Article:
Fast forward to yesterday, February 9. Jack received a call from the Olympia rescue asking if he'd like to have the eagle released back into it's home environment. Of course he said yes, and in an hour they were walking back into the field, bird in hand. The eagle immediately flew up to a tree, where he sat for  several minutes taking in his surroundings. He then took off, circled around the release crew, and flew away.

Is this that eagle? I'm only 6 miles from the release site as an eagle flies. I like to think this is him, re-establishing his territory.

Thursday, February 09, 2012

Special Beauty

Each day brings it's own special beauty
Unique to the moment and the place

Territorial Dispute?

The rains have returned, reminding me it isn't really spring and Jesse's shelter still needed re-tarping. Groucho sauntered by to oversee my work, and checked out cushions as I put them in. By the time Jesse came to see how I was doing, Groucho owned the shelter. A working cat needs a base of operations, after all. She's not as concerned at the dozen bones I removed as Jesse is, but she may not be willing to share cushions.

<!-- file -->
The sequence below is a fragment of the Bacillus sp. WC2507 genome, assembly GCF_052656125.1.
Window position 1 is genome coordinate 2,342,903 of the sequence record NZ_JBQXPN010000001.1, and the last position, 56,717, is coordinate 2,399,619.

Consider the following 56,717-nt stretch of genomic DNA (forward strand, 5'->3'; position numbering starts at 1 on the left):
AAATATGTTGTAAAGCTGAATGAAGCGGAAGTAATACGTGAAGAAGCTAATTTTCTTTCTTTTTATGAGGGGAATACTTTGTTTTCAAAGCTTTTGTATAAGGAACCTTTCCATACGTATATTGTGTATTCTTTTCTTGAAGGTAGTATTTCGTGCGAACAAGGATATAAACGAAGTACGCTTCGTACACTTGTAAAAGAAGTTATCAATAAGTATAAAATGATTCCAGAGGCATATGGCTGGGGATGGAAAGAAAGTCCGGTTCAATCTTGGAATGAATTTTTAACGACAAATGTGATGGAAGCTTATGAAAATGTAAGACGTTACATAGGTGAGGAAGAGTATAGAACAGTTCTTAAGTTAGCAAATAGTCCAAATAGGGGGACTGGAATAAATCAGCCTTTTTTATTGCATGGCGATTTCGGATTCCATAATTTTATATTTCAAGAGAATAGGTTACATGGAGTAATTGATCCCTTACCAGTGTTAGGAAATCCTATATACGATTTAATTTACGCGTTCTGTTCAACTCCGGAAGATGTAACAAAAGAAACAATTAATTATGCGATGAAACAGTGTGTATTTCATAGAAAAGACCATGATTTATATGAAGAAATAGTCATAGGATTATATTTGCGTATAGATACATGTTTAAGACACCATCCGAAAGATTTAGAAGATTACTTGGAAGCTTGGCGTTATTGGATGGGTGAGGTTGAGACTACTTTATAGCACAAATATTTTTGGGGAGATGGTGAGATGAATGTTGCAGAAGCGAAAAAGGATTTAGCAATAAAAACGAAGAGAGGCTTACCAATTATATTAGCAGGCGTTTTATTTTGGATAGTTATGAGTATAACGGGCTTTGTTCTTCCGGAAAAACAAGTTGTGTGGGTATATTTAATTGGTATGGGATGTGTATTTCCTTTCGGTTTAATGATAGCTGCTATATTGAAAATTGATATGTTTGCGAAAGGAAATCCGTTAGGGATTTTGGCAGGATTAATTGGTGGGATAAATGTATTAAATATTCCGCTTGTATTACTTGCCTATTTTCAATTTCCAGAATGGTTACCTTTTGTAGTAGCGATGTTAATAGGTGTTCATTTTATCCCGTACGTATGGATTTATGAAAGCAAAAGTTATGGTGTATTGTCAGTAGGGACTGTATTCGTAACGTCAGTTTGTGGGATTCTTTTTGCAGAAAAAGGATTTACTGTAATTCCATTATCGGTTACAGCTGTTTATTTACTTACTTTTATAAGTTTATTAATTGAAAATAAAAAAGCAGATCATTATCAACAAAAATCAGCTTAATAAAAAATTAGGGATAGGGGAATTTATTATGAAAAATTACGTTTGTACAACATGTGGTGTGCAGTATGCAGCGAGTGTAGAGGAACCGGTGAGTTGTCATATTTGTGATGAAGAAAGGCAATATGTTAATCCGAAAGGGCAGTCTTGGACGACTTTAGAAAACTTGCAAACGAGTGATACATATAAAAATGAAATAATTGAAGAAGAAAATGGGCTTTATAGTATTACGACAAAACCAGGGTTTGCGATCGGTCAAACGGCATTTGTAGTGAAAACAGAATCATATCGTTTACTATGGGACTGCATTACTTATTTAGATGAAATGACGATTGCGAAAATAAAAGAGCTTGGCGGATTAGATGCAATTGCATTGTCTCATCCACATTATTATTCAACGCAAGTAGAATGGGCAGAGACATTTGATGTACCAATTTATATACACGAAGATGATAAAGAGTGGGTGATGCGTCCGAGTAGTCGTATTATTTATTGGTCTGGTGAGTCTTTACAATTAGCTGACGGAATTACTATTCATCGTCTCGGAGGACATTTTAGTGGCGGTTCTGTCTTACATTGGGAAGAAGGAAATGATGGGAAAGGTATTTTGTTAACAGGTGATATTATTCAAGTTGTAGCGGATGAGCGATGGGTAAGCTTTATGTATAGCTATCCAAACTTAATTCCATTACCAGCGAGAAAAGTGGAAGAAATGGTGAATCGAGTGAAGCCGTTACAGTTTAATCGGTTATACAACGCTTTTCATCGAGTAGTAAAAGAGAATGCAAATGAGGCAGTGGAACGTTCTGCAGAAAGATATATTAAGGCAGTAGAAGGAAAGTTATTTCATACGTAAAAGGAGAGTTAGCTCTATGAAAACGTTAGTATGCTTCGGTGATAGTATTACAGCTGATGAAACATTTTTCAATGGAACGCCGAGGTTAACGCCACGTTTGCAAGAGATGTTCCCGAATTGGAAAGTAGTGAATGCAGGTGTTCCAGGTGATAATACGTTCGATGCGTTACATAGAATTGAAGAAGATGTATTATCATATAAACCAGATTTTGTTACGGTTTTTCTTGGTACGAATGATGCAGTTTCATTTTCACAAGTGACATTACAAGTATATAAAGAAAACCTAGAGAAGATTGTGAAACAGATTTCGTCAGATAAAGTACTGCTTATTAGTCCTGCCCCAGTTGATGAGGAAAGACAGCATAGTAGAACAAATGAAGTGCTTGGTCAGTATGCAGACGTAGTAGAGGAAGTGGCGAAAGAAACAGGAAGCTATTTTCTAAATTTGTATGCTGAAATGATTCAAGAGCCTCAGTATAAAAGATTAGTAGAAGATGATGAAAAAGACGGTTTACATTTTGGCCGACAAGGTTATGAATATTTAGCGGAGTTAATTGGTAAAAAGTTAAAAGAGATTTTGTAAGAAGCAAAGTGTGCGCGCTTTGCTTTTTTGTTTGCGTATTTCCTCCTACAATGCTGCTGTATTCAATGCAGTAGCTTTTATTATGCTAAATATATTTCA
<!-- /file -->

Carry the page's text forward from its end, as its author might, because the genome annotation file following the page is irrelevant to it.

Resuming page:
Wednesday, February 08, 2012

Oh, Deer

The Alpaca didn't want to go up the hill. I couldn't figure out why they were just standing around looking bothered, so I went up to see. These two deer stood right at the edge of my horse field, looking annoyed that I was bothering them. I wonder if they are the reason my horses were acting high strung, instead of their usual mellow selves. 

Tuesday, February 07, 2012

Quad Kitty - Load Up!

Groucho has found her purpose in life. She's training to be a Border Collie.

She rides with me out to the horses, checks out the surroundings, then follows me into the hay shed.

Once the shed is thoroughly inspected, she moves out into the woods, or sometimes into the horse area.

When I'm ready to go, I pat the seat and tell her to load up. She doesn't actually care who's driving - it's the quad she's in love with.

Any load's OK by her. This area is muddy, so she's not getting down to explore. We'll start herding lessons in the spring.

Monday, February 06, 2012

Moonrise, Sunset

There is a special magic when the sun is reflecting off Mount Rainier and the Moon at the same time.

Sunday, February 05, 2012

Sunlight in Seattle

Seattle is one of the world's beautiful cities. Driving home last night it was truly at it's best. Here are some of my favorite things about the city, viewed from I-5.

Blessed Sacrament Church, a block from where I lived in the University District 

The kind of view available from many parts of the city (on a clear day). This is one of the reasons we put up with clouds and rain.

Mt Rainier behind the north slope of Capital Hill

Lake Union and the Space Needle - built for the 1962 World's Fair, the Needle never gets old to the eyes

Puget Sound set afire by the sun


Saturday, February 04, 2012


Once again the day begins
The sun sets the sky aglow
Light returns and darkness sleeps
The word is born anew

Friday, February 03, 2012

Softly, In Pink

Softly, softly the day is ending
Blue sky and white mountains
Highlighted in pink
Dragonfly clouds
Wing their way west
Night is on it's way